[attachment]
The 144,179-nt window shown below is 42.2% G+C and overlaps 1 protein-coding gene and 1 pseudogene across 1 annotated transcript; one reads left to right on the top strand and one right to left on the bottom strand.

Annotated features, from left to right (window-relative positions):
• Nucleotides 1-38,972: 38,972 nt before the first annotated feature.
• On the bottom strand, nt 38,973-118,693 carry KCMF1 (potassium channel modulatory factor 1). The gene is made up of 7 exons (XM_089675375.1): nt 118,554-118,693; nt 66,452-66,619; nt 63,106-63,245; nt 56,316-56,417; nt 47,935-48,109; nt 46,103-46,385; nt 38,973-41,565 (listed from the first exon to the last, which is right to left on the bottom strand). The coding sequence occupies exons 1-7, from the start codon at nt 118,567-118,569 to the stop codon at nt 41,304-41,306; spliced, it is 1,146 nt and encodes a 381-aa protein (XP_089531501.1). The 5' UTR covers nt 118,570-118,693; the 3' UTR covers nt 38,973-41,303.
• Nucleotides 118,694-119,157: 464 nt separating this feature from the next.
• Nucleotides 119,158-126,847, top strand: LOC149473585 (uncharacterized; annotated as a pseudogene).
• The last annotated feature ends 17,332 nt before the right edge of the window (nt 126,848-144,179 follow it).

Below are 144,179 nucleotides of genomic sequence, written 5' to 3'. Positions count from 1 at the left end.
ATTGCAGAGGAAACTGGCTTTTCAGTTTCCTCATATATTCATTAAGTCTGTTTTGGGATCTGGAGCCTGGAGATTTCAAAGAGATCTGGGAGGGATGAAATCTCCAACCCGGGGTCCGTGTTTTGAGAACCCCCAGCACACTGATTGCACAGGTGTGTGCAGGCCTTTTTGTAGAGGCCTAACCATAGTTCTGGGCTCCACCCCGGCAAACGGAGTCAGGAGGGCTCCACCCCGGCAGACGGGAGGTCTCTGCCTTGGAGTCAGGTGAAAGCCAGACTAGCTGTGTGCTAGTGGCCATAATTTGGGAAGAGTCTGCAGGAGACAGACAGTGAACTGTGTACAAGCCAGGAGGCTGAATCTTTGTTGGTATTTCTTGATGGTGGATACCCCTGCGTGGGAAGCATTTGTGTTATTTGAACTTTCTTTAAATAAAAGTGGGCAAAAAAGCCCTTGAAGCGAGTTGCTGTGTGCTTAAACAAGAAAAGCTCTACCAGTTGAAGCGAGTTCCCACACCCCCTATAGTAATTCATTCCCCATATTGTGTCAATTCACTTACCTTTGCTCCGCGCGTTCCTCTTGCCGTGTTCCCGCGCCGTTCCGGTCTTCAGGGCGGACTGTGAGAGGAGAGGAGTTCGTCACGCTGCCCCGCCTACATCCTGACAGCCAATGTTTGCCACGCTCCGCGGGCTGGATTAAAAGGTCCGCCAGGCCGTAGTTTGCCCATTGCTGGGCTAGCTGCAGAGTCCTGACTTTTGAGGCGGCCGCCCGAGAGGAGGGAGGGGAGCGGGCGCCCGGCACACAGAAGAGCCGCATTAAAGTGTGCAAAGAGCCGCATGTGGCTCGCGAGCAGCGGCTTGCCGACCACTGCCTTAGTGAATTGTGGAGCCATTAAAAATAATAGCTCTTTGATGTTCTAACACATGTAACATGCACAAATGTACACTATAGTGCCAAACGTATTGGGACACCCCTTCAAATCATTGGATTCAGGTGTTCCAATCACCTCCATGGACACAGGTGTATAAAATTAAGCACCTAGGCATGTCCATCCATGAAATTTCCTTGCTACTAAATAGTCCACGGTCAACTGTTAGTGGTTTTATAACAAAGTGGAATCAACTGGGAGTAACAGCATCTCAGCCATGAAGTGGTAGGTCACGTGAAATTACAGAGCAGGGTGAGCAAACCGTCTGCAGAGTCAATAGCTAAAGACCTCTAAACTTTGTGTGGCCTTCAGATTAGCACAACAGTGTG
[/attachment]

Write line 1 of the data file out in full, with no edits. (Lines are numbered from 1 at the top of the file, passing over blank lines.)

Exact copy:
The 144,179-nt window shown below is 42.2% G+C and overlaps 1 protein-coding gene and 1 pseudogene across 1 annotated transcript; one reads left to right on the top strand and one right to left on the bottom strand.